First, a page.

The objective of the study was to develop a modal split model that would be relatively simple, require little lead time, use readily available data, and be sensitive to policy alternatives. The model is designed to contribute to the evaluation of such policy options as station closing, new route alternatives, addition of park and ride facilities, skip stop policies, and increasing capacity. This study produces modal split models specifically for high density urban corridors. In a two stage process splits are established between the automobile and public transportation, and then bus and rapid transit. The aggregate, trip interchange models are calibrated using weighted least squares, with modal disutility functions, service characteristics, and trip end densities as independent variables. The background for the modeling procedure is established by producing a multitude of computer generated maps displaying the modal split patterns and by graphing the socioeconomic correlates of modal split in the Chicago area. Special attention was given to a thorough application of the model to Howard Corridor with Chicago Transit Authority rail rapid transit service. The application estimated the effects of closing selected peak period reverse commuting platforms to expedite service. In the process the model was improved.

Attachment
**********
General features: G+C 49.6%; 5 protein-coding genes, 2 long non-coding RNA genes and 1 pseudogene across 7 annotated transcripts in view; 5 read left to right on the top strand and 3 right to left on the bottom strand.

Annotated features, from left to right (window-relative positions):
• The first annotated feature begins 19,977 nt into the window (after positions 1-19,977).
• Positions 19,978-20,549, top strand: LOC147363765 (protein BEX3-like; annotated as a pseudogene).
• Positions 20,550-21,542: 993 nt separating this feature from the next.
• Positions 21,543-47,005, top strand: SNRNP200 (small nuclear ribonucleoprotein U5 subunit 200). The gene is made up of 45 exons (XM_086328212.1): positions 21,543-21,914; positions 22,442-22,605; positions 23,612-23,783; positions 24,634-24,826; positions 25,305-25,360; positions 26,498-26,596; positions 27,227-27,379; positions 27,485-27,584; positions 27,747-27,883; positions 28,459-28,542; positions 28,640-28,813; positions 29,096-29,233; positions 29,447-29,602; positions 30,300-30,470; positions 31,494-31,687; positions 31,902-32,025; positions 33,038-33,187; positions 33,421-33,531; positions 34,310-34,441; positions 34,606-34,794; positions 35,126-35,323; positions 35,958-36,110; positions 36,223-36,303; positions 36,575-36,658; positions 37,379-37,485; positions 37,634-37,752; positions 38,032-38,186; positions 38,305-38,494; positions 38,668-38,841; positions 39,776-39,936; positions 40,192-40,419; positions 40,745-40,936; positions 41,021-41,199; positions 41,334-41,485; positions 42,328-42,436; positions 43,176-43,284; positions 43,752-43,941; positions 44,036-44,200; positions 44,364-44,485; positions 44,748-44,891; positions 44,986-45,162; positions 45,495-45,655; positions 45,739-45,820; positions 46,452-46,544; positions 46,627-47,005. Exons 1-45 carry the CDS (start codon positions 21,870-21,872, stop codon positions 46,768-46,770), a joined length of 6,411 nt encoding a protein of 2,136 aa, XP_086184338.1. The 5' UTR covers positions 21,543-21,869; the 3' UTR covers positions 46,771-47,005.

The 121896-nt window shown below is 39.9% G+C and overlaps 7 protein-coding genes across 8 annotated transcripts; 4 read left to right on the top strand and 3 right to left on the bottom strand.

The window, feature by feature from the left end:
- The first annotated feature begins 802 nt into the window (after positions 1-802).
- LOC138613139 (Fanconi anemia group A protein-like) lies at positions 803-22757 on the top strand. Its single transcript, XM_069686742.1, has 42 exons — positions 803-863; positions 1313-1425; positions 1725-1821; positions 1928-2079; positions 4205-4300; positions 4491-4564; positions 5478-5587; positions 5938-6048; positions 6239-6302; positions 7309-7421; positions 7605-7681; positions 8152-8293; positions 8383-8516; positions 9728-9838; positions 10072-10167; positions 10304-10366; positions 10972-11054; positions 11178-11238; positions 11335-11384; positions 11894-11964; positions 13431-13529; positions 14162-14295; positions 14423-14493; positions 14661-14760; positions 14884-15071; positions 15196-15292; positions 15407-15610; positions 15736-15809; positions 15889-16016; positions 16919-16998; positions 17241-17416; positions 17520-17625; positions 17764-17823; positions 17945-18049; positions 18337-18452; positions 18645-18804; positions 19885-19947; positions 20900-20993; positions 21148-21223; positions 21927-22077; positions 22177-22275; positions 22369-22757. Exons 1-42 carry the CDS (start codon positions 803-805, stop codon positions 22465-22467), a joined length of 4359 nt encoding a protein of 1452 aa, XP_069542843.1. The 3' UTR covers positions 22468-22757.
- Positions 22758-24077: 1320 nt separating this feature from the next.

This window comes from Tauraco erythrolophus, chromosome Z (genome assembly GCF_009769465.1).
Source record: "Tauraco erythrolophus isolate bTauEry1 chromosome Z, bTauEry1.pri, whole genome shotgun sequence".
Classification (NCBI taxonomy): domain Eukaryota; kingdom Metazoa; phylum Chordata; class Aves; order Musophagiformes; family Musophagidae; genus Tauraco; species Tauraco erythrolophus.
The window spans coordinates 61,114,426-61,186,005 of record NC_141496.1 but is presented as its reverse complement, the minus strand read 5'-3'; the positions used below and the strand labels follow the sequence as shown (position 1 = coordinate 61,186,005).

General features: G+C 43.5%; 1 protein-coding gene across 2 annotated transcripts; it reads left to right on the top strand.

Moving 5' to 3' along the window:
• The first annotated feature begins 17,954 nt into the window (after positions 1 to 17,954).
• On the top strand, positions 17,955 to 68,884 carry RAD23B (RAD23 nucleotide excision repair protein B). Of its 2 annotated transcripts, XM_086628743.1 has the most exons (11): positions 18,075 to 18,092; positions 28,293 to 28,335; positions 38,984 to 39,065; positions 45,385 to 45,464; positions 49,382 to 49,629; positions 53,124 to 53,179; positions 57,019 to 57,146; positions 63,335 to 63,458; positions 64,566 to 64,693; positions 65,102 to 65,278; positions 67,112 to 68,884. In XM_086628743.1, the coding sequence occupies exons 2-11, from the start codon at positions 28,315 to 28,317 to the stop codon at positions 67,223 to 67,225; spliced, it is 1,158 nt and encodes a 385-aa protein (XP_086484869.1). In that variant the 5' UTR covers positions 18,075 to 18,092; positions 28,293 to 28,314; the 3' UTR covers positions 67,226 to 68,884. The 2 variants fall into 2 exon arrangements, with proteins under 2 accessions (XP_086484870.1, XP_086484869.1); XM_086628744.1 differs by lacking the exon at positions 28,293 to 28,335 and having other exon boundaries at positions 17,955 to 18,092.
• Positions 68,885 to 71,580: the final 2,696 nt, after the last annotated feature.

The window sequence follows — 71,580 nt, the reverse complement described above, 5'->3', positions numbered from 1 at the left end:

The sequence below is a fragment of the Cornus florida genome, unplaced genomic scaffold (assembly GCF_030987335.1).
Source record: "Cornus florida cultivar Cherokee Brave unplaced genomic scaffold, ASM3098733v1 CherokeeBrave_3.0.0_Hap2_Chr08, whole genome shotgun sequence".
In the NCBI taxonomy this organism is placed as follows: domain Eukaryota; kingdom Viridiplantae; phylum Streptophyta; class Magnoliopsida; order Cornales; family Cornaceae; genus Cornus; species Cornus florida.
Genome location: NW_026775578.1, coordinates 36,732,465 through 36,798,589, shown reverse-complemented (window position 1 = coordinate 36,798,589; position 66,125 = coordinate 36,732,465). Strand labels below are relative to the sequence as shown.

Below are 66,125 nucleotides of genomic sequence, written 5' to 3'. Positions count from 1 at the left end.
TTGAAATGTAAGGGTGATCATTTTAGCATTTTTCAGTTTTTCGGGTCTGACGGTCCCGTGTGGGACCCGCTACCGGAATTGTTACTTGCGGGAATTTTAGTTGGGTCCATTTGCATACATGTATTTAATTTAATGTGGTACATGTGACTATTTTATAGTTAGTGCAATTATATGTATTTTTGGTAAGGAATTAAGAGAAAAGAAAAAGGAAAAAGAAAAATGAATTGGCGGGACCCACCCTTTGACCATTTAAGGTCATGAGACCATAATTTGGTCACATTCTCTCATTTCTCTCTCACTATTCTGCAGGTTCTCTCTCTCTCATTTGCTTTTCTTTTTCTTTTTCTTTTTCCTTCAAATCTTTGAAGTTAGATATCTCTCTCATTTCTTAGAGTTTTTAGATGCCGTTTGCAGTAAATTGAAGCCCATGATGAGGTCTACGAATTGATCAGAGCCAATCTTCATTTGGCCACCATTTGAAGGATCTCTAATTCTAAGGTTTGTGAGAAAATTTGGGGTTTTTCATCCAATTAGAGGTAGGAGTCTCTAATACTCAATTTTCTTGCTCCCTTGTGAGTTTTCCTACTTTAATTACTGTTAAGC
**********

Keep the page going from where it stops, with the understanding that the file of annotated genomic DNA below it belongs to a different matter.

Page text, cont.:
• Corporate Authors:

    University of Illinois, Chicago

    Urban Transportation Center, 412 South Peoria Street, Suite 340
    Chicago, IL  United States  60607

    Urban Mass Transportation Administration

    400 7th Street, SW
    Washington, DC  United States  20590
  • Authors:
    • Soot, S
    • Sen, A
    • Pagitsas, E
  • Publication Date: 1978-3

Media Info

  • Pagination: 146 p.

Subject/Index Terms

Filing Info

  • Accession Number: 00182023
  • Record Type: Publication
  • Source Agency: National Technical Information Service
  • Report/Paper Numbers: UMTA-IL-11-0008-78-2Res Rpt.
  • Files: NTIS, TRIS, USDOT
  • Created Date: Dec 3 1981 12:00AM